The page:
“People living on a low income have seen their incomes fall, and fall fastest over the last decade, and face an extremely challenging year ahead of them,” she added. “If the Chancellor wants to wrap the nation’s arms around families facing a long period of financial insecurity he would keep the £20 for a further year rather than cut benefits and give a lump sum, ensuring that everyone who needs support during the year can benefit.”
Free school meals
Meanwhile Labour has continued to push the government to extend free school meals during all school holidays of the year.
Labour’s shadow education secretary Kate Green held virtual talks on Monday (February 15) with parents, headteachers and foodbank directors on the first day of half-term calling for a ‘transformation in support for families’.
Despite a concerted campaign for the government to provide free school meals over the February half-term, led in part by footballer Marcus Rashford, the government has refused to do so directly.
Instead, councils have been told to use money from the Covid Winter Grant to fund meals for children in need over the week-long break. But government guidance to councils has specifically stated that the funding “is not intended to replicate or replace free school meals”.
Commenting ahead of the virtual meeting with parents, headteachers and foodbank leaders, shadow education secretary Kate Green said, “A decade of Conservative government had eroded families’ safety nets with poverty rates rising even before the pandemic.
“The last year has shone a light on the impacts of poverty on health, wellbeing and learning,” she added.
“As we rebuild after this pandemic, we must deliver a transformation in support for families, starting with cancelling the planned cut to universal credit and guaranteeing provision of free school meals across all school holidays this year.”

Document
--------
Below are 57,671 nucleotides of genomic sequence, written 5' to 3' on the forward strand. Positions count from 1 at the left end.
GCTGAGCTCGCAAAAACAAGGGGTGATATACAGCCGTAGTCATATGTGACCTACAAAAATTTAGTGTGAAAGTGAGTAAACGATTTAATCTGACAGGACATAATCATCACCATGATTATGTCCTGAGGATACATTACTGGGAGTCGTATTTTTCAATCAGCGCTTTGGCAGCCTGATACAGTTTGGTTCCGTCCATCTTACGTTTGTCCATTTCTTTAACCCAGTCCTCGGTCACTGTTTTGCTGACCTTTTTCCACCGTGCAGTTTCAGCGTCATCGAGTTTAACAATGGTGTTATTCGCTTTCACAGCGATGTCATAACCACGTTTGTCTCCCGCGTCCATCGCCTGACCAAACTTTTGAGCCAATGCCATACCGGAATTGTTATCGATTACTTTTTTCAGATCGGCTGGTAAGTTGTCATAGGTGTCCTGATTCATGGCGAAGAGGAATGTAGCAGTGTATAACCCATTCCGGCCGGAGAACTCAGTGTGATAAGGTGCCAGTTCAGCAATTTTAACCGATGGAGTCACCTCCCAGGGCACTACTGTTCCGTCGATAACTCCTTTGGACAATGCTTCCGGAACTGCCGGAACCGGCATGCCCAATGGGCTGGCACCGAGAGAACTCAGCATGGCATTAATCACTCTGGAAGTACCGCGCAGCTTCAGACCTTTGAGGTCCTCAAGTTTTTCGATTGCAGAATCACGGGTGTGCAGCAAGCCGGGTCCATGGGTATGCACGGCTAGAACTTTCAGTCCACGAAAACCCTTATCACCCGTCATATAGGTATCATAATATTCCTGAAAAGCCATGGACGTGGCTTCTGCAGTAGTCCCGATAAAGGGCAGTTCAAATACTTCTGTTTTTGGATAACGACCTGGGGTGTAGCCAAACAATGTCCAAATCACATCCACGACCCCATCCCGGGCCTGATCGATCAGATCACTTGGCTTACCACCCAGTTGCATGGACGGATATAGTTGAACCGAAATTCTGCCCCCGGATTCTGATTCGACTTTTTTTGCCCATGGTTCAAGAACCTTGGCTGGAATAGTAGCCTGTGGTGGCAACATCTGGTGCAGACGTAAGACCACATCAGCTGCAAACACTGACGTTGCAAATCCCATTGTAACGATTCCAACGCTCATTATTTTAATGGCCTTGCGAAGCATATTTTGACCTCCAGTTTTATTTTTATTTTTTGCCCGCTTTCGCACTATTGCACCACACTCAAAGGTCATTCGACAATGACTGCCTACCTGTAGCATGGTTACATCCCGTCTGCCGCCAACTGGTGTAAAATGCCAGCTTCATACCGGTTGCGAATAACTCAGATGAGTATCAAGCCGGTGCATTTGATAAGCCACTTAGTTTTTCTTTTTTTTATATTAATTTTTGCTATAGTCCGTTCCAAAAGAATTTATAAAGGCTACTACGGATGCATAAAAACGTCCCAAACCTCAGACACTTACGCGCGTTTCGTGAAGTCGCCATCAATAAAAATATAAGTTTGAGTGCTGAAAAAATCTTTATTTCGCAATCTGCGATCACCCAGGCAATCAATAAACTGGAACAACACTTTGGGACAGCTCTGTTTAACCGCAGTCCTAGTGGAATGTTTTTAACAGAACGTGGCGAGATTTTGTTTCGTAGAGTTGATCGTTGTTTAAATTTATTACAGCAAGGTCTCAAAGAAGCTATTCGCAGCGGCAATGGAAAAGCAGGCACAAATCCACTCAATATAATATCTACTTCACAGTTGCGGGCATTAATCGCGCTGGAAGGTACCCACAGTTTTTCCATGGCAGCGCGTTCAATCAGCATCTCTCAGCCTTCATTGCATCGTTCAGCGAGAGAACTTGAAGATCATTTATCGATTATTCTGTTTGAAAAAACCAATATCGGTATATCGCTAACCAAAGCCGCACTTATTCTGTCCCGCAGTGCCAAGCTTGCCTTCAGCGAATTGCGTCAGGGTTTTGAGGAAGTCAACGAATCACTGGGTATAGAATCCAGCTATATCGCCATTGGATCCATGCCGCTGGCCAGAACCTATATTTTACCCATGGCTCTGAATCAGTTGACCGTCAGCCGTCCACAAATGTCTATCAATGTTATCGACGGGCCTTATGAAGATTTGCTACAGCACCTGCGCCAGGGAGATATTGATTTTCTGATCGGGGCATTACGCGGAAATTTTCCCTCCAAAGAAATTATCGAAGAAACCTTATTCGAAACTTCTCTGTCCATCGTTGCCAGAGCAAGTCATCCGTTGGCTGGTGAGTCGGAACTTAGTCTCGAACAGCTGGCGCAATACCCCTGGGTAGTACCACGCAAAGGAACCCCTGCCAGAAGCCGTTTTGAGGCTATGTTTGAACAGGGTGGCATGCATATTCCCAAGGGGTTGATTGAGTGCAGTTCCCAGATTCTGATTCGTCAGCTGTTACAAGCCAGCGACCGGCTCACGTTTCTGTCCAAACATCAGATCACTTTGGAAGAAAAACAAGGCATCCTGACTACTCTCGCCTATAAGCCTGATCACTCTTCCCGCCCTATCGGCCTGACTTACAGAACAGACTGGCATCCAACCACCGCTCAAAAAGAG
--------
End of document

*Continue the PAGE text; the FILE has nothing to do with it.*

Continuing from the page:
Unite assistant general secretary Steve Turner called on the government to act now.
“The economic havoc the Covid pandemic has unleashed has not been fully felt, with unemployment expected to get a lot worse later on in the year,” he said.
“It is vital that families who are struggling the most on the lowest incomes are given immediate reassurance that the government will not suddenly abandon them in their hour of need,” Turner added.
“They can do this by committing to cancelling the £20-a-week cut to Universal Credit now and extend it to people on legacy benefits. Even before the pandemic, child poverty was a protracted problem in the UK – for the government to consign a further 420,000 children to hunger and hardship would be a scandalous dereliction of duty.
“Our so-called social security net is riddled with holes. Making the £20-a-week increase permanent and extending it to legacy claimants would go a long way in addressing the inadequacy of our benefits system,” Turner continued.
“And let’s not forget the majority of Universal Credit claimants are in work. So Unite will continue to demand decent wages so workers shouldn’t be forced into claiming benefits in the first place.”
By Hajera Blagg